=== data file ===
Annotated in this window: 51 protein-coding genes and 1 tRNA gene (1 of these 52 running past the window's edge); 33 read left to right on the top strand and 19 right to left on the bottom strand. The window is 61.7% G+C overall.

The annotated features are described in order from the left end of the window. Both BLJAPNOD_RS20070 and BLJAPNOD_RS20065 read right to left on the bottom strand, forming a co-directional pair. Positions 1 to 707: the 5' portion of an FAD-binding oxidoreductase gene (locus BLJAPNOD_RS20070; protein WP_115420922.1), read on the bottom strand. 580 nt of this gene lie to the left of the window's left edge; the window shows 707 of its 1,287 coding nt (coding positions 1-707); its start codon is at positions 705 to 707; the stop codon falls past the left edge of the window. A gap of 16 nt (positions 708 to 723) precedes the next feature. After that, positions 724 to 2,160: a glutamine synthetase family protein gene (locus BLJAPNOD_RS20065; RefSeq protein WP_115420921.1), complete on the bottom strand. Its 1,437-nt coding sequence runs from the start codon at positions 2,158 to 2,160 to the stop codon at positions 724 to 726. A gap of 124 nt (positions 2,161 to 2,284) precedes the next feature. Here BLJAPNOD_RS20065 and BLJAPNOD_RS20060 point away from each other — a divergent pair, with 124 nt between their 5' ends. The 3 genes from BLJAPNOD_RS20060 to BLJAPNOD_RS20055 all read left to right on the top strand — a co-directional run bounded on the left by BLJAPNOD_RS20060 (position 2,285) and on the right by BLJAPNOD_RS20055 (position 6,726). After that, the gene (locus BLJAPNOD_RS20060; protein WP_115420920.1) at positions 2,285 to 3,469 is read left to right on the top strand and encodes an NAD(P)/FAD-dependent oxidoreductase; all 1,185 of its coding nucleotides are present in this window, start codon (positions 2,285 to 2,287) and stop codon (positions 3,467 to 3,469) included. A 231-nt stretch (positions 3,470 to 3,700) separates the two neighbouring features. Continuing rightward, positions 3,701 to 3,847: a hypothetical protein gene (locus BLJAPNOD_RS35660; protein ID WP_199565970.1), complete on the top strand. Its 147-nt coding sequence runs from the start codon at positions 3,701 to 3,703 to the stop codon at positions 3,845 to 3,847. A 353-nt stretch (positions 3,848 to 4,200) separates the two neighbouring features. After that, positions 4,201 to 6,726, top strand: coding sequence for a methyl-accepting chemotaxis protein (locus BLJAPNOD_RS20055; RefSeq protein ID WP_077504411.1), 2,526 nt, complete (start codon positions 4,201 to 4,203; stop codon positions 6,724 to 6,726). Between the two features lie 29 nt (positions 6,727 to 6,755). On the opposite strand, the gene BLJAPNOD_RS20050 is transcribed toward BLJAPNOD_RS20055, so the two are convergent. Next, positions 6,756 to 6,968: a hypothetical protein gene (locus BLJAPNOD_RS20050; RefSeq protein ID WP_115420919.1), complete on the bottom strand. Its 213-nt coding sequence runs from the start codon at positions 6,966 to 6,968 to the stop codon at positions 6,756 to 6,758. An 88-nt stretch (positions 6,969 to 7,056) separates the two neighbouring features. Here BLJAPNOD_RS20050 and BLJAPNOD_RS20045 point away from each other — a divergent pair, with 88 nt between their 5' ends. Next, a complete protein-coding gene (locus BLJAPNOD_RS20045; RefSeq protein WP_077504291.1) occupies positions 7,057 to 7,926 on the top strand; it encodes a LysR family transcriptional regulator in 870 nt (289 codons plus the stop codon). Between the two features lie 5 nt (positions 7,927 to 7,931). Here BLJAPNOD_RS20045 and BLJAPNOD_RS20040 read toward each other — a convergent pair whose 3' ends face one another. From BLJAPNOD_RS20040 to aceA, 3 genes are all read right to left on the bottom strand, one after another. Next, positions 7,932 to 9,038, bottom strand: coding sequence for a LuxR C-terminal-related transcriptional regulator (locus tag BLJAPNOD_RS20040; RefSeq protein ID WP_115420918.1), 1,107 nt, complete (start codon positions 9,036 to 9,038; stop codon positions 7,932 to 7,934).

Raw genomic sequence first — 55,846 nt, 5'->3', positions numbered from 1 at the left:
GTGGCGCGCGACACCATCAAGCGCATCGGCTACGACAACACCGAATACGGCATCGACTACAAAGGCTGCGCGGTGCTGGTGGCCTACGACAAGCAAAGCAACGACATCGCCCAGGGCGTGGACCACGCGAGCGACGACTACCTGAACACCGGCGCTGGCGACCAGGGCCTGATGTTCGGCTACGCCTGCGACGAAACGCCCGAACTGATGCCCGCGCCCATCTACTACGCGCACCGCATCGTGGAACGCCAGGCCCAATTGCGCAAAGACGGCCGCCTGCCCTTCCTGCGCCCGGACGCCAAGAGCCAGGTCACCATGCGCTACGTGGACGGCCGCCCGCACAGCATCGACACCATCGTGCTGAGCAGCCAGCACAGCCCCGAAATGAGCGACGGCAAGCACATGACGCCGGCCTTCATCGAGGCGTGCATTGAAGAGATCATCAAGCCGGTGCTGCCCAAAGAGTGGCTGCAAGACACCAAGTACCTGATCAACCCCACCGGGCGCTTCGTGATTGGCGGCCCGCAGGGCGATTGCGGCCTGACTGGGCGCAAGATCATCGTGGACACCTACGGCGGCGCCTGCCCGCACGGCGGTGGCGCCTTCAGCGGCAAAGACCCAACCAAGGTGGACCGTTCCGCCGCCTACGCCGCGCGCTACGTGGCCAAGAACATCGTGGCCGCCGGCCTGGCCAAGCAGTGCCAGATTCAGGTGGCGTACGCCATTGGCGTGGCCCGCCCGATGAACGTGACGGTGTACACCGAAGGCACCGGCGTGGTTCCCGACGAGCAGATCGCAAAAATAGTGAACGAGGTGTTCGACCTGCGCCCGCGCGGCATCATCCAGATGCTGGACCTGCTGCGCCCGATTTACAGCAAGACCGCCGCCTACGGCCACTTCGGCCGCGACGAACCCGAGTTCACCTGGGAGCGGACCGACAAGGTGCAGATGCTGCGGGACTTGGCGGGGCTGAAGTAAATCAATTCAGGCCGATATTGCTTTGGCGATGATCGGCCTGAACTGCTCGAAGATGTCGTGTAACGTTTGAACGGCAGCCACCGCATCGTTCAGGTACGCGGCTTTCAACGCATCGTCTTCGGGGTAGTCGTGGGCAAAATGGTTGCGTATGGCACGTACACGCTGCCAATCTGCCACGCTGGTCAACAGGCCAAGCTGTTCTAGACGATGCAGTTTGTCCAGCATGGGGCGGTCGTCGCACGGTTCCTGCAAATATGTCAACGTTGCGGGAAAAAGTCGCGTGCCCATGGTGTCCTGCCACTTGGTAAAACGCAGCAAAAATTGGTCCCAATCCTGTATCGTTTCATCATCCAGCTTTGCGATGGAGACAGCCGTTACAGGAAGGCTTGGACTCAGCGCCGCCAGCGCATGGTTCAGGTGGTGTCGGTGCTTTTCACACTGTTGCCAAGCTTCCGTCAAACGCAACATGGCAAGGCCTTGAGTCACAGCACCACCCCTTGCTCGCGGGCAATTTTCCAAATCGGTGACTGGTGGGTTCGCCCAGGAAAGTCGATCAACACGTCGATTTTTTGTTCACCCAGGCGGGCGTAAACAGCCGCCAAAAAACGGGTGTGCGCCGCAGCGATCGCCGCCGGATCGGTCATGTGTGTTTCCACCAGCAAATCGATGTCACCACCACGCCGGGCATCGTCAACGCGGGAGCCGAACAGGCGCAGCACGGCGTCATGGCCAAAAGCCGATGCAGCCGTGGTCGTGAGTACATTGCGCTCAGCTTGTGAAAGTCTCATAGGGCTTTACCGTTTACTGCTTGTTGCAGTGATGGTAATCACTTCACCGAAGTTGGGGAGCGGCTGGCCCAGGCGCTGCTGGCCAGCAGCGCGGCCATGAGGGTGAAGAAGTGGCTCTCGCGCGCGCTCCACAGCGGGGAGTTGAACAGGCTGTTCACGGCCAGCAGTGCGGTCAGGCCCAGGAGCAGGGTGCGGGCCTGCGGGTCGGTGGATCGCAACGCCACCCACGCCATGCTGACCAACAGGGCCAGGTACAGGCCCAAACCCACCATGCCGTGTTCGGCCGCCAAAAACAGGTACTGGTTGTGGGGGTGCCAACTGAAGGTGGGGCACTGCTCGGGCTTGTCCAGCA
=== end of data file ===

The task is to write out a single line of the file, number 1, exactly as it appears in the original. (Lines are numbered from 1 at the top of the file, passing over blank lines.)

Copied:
Annotated in this window: 51 protein-coding genes and 1 tRNA gene (1 of these 52 running past the window's edge); 33 read left to right on the top strand and 19 right to left on the bottom strand. The window is 61.7% G+C overall.